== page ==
That’s not entirely true. While the cover bears the name of the author of Cannery Row, Of Mice and Men, and The Grapes of Wrath, The Log from the Sea of Cortez was a collaboration between the Nobel prize-winning novelist and marine biologist Ed Ricketts. The book chronicles the two friends’ six-week, four thousand mile marine specimen collecting expedition in the Gulf of California, detailing the adventures, discoveries, and camaraderie as they travel from site to site, passing towns, reefs, isles, and sea.
Like the voyage itself, the travelogue allows time and space for observation and thought, linking real experiences to meditations on humanity’s place in the world and universe. For me, the book’s ability to spark curiosity and expand horizons makes it a natural history classic, and the perfect tale to kick off a new year of Ekostories.
“Estraven stood there in harness beside me looking at that magnificent and unspeakable desolation. ‘I am glad I have lived to see this,’ he said.
I felt as he did. It is good to have an end to journey towards; but it is the journey that matters, in the end.” (p.220)
Have you ever read something where the author articulated precisely the ideas that you’ve been trying to work out in your own mind for ages? Have you ever felt that flash of recognition, that chill of goosebumps, and obeyed that urge to nod along and shout “yes!” out loud? And once the giddiness subsides, have you ever felt that sinking realization that someone managed to conveyed those ideas better than you ever could have?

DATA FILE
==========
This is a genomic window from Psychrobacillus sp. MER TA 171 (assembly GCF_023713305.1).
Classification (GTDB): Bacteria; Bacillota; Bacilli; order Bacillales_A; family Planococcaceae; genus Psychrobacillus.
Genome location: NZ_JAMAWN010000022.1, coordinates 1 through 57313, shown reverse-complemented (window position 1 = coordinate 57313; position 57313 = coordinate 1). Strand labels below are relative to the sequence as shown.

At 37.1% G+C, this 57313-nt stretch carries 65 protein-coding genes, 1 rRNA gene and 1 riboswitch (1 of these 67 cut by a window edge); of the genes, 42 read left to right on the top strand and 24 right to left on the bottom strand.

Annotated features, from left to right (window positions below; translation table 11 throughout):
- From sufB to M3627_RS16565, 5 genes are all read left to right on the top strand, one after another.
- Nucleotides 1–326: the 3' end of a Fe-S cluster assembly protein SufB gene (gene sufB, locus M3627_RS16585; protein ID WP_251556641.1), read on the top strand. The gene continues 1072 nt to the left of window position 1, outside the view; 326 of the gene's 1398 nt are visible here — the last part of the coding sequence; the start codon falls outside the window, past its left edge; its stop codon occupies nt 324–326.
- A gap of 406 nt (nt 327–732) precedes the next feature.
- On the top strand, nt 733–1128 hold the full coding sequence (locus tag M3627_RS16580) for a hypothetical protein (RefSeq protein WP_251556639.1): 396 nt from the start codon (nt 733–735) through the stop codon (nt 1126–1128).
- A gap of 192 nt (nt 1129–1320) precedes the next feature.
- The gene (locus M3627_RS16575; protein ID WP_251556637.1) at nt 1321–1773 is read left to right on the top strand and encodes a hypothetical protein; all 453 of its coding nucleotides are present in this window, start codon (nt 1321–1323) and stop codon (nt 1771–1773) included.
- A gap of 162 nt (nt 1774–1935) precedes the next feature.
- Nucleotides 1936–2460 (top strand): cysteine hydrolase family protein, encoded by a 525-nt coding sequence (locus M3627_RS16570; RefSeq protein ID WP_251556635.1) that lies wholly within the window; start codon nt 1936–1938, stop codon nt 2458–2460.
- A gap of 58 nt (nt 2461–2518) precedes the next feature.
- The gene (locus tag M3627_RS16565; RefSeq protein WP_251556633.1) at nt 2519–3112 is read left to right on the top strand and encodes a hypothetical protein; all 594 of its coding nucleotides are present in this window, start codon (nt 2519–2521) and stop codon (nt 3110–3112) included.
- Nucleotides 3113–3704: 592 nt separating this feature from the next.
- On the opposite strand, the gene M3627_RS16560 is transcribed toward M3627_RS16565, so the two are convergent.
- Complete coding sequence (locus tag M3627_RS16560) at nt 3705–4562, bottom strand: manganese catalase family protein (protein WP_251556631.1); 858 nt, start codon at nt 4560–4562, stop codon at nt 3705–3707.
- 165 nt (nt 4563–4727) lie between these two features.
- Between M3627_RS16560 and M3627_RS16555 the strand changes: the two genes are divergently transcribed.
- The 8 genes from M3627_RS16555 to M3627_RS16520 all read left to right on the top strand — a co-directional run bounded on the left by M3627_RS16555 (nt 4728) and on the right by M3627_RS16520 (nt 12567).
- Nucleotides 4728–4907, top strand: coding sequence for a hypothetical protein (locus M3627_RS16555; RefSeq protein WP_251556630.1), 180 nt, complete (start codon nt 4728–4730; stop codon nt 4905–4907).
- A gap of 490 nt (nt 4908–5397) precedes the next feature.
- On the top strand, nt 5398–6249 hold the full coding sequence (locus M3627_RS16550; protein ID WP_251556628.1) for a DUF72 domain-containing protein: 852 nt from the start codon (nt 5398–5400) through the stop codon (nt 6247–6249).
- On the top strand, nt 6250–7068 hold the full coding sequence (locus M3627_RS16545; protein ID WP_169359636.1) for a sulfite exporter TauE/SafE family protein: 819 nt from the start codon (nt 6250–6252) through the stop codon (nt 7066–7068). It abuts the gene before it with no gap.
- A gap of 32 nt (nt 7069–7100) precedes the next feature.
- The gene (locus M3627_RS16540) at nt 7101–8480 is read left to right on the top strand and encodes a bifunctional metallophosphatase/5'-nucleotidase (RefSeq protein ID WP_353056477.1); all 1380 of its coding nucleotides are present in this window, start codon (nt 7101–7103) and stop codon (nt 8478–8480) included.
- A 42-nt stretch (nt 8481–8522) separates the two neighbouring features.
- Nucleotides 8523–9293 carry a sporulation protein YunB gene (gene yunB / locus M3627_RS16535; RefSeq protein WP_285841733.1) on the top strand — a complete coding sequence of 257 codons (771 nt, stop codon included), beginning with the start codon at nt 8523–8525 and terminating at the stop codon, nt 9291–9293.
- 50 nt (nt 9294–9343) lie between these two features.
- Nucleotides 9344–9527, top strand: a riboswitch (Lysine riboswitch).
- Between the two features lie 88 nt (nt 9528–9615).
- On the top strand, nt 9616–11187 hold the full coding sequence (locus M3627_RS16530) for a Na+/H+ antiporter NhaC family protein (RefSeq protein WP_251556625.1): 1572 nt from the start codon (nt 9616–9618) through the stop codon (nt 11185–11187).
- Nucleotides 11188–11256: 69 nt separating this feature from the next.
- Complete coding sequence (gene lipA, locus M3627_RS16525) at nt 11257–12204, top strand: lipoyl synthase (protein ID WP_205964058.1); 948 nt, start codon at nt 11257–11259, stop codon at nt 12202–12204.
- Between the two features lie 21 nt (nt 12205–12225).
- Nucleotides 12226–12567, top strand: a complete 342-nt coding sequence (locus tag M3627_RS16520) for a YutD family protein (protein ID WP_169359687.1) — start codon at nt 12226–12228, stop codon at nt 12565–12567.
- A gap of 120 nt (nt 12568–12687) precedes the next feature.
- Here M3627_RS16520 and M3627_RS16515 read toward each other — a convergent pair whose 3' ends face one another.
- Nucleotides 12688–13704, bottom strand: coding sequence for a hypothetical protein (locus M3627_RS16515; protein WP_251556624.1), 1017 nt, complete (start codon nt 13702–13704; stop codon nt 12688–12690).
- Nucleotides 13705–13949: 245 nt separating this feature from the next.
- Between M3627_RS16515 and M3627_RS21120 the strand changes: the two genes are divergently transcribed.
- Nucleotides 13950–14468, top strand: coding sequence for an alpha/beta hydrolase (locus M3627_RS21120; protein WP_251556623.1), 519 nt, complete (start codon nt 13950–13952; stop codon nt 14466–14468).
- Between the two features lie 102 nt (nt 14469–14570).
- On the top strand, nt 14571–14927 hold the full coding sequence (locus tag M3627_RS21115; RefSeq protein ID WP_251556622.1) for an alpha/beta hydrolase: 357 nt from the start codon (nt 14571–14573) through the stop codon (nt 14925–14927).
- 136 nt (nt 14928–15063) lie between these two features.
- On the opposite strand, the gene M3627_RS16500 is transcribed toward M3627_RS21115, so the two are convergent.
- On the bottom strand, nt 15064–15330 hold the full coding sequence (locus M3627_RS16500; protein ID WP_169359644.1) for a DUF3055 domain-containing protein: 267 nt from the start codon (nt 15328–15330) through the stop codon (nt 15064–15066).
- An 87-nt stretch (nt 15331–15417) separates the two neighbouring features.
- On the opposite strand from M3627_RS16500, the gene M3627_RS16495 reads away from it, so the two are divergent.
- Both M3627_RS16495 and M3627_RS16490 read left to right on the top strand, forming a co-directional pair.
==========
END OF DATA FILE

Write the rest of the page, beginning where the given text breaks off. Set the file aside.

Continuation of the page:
I recently had that experience with a piece from Orion Magazine. “Out of the Wild” features a conversation between authors Michael Pollan and William Cronon as they chat about many of the ideas I’ve been grappling with on Ekostories: Concepts of nature and culture, the power of stories for change, the importance of personal sustainability. Regular readers will know that I’ve written a few essays on Pollan’s work, namely on Second Nature: A Gardener’s Education and The Botany of Desire, so it should come as no surprise that I enjoyed his contributions to this piece. But in my opinion it was Cronon, an environmental historian, who made this exchange a must-read. I’ve included a few of his thought-provoking comments below.
“In our loss and fear we craved the acts of religion, the ceremonies that allow us to admit our helplessness, our dependence on the great forces we do not understand.” (Lavinia, p. 177)
This piece is dedicated to Russell Collier, fellow Le Guin fan, dear colleague, guide, friend. In memoriam.
Lavinia, a novel by Ursula K. Le Guin, is many things: Historical fiction set in the Italian Bronze Age; a mythic fantasy derived from the last six books of Vergil’s Aeneid; an experiment in which the narrator is aware of her own fictionality; a postmodern tale where creation and creator come to learn and love one another. But above all, Lavinia is a haunting story crafted by a great storyteller. It is not my favourite of Le Guin’s works, but it is perhaps the most beautifully written. Her laconic prose brings to life a little known pre-Roman world, captures the lived essences of a semi-mythical people, and offers voice to one neglected, to tell the tale of her life and beyond.